(fingers crossed, there are not that many blogs left where I'll feel tempted to comment if they review the brand ;) ).

    1. Hi Undina,

      Thanks for your long and detailed comment - appreciated all the more as I know you are so busy at the moment. I do feel better for hearing that you found this brand annoying, as I thought I was the only one. And you haven't even had the barrage of emails - your beef is more about the marketing copy itself. I hadn't thought about the odd choice of a generic name for the company, but it is a good point. And is it the best thing to promote the concept of having a single signature fragrance? They would surely sell more perfume if they went for the wardrobe approach? Also, SF say on their website that this is a 'unique range of perfumes that everybody would enjoy'. Here again is the assumption that people WILL all like them - or some of them at least - which may not be the case. Not everyone likes 'pungent' perfumes - the Japanese are said to prefer lighter scents, I believe. And nor will people *individually* smell so unique if they did all wear the SF range...! ;)

      I was making allowances for the native speaker thing - though I note that the owners taught English in Saudi - I think their choice of words is very much their own 'house style'. I could best describe it perhaps as 'comically overbearing', like Deja Vu with its 'overbearing desire'. ;) It did amuse me here and there - you couldn't not smile at the injunction to 'Indulge, Dab and Fascinate!' - but ultimately the sheer frequency of the mails, coupled with what I read as a slightly hectoring tone, killed my interest in the brand. Which is a shame, as they may have some really nice scents in there.

      And I hesitated about even posting at all, given the culture in the blogosphere of tending to only say something nice or nothing at all - especially where the smaller houses are concerned. But how you engage with the public is really important, and that intensity of communication is surely only going to backfire. And I don't recall anyone else tackling this subject specifically. Plus something just snapped inside me, basically!

  5. From Hazel, reposted from Facebook:

    If you want Bombarded, buy clothing online. Not only is your inbox one cascade of 20% Off Must End Midnight Spring Clearance Birthday Gift Free Postage Today Only St Valentine's Day Offer Two for One Complimentary Favoured Customer Discount, but the doormat is ankle-deep in catalogues and mail shots.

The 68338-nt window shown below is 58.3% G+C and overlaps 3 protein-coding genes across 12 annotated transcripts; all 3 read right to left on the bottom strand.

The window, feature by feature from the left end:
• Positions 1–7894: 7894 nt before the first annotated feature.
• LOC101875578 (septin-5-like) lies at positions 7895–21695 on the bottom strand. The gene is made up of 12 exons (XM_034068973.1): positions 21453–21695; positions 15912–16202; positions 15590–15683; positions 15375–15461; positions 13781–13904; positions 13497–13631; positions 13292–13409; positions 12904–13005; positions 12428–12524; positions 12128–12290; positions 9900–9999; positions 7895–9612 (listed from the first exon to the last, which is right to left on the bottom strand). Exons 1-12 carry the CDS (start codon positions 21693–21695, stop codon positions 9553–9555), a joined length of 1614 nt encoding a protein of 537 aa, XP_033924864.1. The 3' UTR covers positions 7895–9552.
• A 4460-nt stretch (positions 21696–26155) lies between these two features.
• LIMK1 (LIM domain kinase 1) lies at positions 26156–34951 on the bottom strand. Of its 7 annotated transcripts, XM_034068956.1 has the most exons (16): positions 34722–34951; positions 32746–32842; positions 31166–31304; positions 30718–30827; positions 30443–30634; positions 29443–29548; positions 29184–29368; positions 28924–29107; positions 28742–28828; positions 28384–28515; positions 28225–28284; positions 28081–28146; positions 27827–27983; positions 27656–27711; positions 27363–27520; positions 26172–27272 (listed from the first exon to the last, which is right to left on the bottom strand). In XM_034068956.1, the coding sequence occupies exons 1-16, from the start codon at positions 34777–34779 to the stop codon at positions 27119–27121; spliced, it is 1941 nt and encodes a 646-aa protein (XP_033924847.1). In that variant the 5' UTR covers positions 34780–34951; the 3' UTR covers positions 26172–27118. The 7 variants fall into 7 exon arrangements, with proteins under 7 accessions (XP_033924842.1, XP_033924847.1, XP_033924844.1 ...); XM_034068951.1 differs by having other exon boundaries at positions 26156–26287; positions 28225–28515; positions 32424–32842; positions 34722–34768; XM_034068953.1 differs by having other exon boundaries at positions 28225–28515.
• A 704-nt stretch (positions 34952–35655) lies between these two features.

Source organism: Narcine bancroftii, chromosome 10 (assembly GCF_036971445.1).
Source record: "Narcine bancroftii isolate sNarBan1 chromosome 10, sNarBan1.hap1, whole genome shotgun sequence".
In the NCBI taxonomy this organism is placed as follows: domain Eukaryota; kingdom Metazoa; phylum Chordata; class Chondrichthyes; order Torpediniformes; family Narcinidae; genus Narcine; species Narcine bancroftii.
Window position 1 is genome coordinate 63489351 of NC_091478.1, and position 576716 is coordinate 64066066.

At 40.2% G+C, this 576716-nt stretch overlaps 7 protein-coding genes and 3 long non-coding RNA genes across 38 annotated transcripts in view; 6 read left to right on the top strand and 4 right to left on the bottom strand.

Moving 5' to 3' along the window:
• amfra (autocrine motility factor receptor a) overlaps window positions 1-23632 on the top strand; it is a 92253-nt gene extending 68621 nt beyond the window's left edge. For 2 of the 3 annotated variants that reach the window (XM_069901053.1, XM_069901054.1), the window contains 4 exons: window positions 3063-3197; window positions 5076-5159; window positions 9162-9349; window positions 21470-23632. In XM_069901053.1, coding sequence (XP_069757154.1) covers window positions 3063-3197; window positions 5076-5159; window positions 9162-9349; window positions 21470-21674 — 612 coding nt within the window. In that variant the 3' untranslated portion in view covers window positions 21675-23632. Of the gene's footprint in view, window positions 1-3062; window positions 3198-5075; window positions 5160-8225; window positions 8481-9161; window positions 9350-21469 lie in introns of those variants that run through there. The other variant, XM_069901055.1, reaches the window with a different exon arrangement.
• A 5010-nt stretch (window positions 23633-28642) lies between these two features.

1. Hi Hazel,

      Hahaha. I do, and it is! The Cashmere Centre is right up there after pizza. I do not buy cashmere cardis weekly any more than I eat pizza twice a week.

  6. They would go straight onto my "shut up I hate you" list with that level of email noise. You may be encouraging them by *opening* the emails and, worse, clicking any links in them and therefore moving yourself into the "interested possible purchaser" stream (says the person who has designed automated marketing campaigns. For which I will spend many, many eons in purgatory).

    VistaPrint were one of the worse I ever encountered, with at least four mails a week.

    Hush are currently at the top of my "please quieten down, or I will punish you by never giving you money again" list (even though I adore they pyjamas). Escentual jumped into my unsubscribe box after their daily NO REALLY, we have a SALE, and it's ENDING TOMORROW! TODAY! IN THREE HOURS!

    My greater plague, however, is the crop of muppets who share my name and sign up for mailing lists across North America whenever they buy anything...and use my email address. This happens at least fortnightly.

    1. Hi crikey,

      I deliberately didn't look to see if I could unsubscribe from SF out of a sort of morbid curiosity - you know, to see what level of email activity they thought appropriate when completely unimpeded by the recipient, type of thing. And I have now clicked on all of them for the purposes of this post, however they got very little encouragement from me after November. Which suggests to me that an "uninterested possible purchaser" is no deterrent to their e-campaign. I will try to overlook your past role in direct marketing. I was in marketing myself actually, but happily before the days of computers, never mind the Internet.

      I hope your cold is better. Hot on the heels of the coincidence about your liking The Monochrome Set, which we discovered over on the vaping post, I promptly caught your cold and am just shaking it off, a week on. Luckily you have moved on careerwise, or I might very well imagine I inadvertently clicked on it.

      This week's coincidence is that I have just spent a couple of hours with an artist friend, who was sketching some ideas for a business card. 'Have you considered Moo or Vistaprint?' he inquired, to which I replied: 'I had some postcards done by Vistaprint once and I couldn't shake them off - they were emailing constantly - it absolutely did my head in. I will try Moo this time.' So yeah, I was talking about Vistaprint at pretty much the exact time of your post. I wonder if we can keep this Twilight Zone-y stuff up every week. ;)

      LOL at Hush being too noisy! I am on the mailing list of some very vocal 'lifestyle' sofa companies, who don't seem to realise that a sofa is an even less frequent purchase than a pizza or a cashmere cardi.

      Oh bad luck about your name sharing woes - I can see how that might occur. I am lucky enough only to share mine with a woman who works at a Taco Bell in Michigan and a convicted felon in Florida - the latter pips me in Google images, but I invariably win out in the web searches.

  7. Oh, ick, I am *so* sorry about that cold. Perhaps computer viruses are all too real these days. (Though I'm going to blame the uncovered sneezers, sniffers, and splutterers on the train for mine.)

    I'm ashamed to admit that my day job is still largely based on persuading people to buy things they don't need or want, but I do make it a point to make any mailing campaign polite, un-shouty, and non-repetitive. I'm not entirely sure how I ended up in marketing strategy--it was a sideways drift from more general digital malarky, and user experience things.

    The coincidences are a little spooky! I wonder how long we can keep that up?